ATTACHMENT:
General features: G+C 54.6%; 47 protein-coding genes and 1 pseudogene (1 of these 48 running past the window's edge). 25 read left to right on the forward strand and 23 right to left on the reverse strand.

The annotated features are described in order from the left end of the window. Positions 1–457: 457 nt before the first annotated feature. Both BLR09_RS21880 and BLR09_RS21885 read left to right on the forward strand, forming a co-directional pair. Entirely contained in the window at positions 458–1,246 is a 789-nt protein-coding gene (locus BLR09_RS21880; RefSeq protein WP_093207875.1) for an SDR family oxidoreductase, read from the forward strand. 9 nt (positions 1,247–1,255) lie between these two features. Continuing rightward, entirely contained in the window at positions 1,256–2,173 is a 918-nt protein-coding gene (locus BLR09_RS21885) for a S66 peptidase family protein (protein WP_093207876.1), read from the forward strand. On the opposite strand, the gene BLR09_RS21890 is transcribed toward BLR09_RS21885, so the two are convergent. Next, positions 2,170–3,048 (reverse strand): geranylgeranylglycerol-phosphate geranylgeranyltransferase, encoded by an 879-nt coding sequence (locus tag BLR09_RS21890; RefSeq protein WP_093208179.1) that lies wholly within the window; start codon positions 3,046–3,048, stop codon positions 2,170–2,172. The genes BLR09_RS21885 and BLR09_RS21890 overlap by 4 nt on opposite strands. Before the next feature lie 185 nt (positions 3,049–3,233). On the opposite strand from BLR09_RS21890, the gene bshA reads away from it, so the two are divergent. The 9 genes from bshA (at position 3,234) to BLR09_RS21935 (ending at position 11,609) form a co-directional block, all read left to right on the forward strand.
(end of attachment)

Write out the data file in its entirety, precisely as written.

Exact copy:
General features: G+C 54.6%; 47 protein-coding genes and 1 pseudogene (1 of these 48 running past the window's edge). 25 read left to right on the forward strand and 23 right to left on the reverse strand.

The annotated features are described in order from the left end of the window. Positions 1–457: 457 nt before the first annotated feature. Both BLR09_RS21880 and BLR09_RS21885 read left to right on the forward strand, forming a co-directional pair. Entirely contained in the window at positions 458–1,246 is a 789-nt protein-coding gene (locus BLR09_RS21880; RefSeq protein WP_093207875.1) for an SDR family oxidoreductase, read from the forward strand. 9 nt (positions 1,247–1,255) lie between these two features. Continuing rightward, entirely contained in the window at positions 1,256–2,173 is a 918-nt protein-coding gene (locus BLR09_RS21885) for a S66 peptidase family protein (protein WP_093207876.1), read from the forward strand. On the opposite strand, the gene BLR09_RS21890 is transcribed toward BLR09_RS21885, so the two are convergent. Next, positions 2,170–3,048 (reverse strand): geranylgeranylglycerol-phosphate geranylgeranyltransferase, encoded by an 879-nt coding sequence (locus tag BLR09_RS21890; RefSeq protein WP_093208179.1) that lies wholly within the window; start codon positions 3,046–3,048, stop codon positions 2,170–2,172. The genes BLR09_RS21885 and BLR09_RS21890 overlap by 4 nt on opposite strands. Before the next feature lie 185 nt (positions 3,049–3,233). On the opposite strand from BLR09_RS21890, the gene bshA reads away from it, so the two are divergent. The 9 genes from bshA (at position 3,234) to BLR09_RS21935 (ending at position 11,609) form a co-directional block, all read left to right on the forward strand.